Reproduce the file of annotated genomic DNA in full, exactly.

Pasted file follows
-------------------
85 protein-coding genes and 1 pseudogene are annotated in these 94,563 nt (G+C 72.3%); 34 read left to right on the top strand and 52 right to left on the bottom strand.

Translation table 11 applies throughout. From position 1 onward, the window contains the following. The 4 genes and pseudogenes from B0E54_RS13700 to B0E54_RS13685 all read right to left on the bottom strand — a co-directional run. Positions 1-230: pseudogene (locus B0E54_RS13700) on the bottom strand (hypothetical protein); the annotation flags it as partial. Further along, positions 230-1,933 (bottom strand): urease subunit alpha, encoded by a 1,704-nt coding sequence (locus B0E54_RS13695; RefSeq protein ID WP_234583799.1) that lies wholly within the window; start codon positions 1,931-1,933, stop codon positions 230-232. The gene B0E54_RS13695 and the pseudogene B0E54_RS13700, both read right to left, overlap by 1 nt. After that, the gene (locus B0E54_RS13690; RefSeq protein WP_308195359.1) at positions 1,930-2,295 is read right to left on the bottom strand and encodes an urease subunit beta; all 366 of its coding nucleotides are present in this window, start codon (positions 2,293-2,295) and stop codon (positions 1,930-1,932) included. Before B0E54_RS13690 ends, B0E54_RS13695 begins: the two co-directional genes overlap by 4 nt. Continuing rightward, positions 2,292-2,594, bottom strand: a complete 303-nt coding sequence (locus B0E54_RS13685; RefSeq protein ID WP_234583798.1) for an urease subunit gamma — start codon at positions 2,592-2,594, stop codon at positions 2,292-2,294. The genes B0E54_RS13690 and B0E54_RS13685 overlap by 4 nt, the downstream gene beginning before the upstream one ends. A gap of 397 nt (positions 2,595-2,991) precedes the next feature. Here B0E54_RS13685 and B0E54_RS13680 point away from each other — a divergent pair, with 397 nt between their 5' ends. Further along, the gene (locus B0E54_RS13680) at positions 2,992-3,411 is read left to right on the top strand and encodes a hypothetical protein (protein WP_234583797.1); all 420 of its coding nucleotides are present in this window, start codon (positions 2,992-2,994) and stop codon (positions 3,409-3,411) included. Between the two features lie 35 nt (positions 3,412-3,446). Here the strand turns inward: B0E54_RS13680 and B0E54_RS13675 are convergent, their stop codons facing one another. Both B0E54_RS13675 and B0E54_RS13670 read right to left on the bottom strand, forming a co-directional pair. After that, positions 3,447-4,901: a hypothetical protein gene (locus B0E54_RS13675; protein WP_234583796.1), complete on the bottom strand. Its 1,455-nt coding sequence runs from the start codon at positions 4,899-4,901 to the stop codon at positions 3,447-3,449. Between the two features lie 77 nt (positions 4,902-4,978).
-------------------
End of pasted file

85 protein-coding genes and 1 pseudogene are annotated in these 94,563 nt (G+C 72.3%); 34 read left to right on the top strand and 52 right to left on the bottom strand.

Translation table 11 applies throughout. From position 1 onward, the window contains the following. The 4 genes and pseudogenes from B0E54_RS13700 to B0E54_RS13685 all read right to left on the bottom strand — a co-directional run. Positions 1-230: pseudogene (locus B0E54_RS13700) on the bottom strand (hypothetical protein); the annotation flags it as partial. Further along, positions 230-1,933 (bottom strand): urease subunit alpha, encoded by a 1,704-nt coding sequence (locus B0E54_RS13695; RefSeq protein ID WP_234583799.1) that lies wholly within the window; start codon positions 1,931-1,933, stop codon positions 230-232. The gene B0E54_RS13695 and the pseudogene B0E54_RS13700, both read right to left, overlap by 1 nt. After that, the gene (locus B0E54_RS13690; RefSeq protein WP_308195359.1) at positions 1,930-2,295 is read right to left on the bottom strand and encodes an urease subunit beta; all 366 of its coding nucleotides are present in this window, start codon (positions 2,293-2,295) and stop codon (positions 1,930-1,932) included. Before B0E54_RS13690 ends, B0E54_RS13695 begins: the two co-directional genes overlap by 4 nt. Continuing rightward, positions 2,292-2,594, bottom strand: a complete 303-nt coding sequence (locus B0E54_RS13685; RefSeq protein ID WP_234583798.1) for an urease subunit gamma — start codon at positions 2,592-2,594, stop codon at positions 2,292-2,294. The genes B0E54_RS13690 and B0E54_RS13685 overlap by 4 nt, the downstream gene beginning before the upstream one ends. A gap of 397 nt (positions 2,595-2,991) precedes the next feature. Here B0E54_RS13685 and B0E54_RS13680 point away from each other — a divergent pair, with 397 nt between their 5' ends. Further along, the gene (locus B0E54_RS13680) at positions 2,992-3,411 is read left to right on the top strand and encodes a hypothetical protein (protein WP_234583797.1); all 420 of its coding nucleotides are present in this window, start codon (positions 2,992-2,994) and stop codon (positions 3,409-3,411) included. Between the two features lie 35 nt (positions 3,412-3,446). Here the strand turns inward: B0E54_RS13680 and B0E54_RS13675 are convergent, their stop codons facing one another. Both B0E54_RS13675 and B0E54_RS13670 read right to left on the bottom strand, forming a co-directional pair. After that, positions 3,447-4,901: a hypothetical protein gene (locus B0E54_RS13675; protein WP_234583796.1), complete on the bottom strand. Its 1,455-nt coding sequence runs from the start codon at positions 4,899-4,901 to the stop codon at positions 3,447-3,449. Between the two features lie 77 nt (positions 4,902-4,978).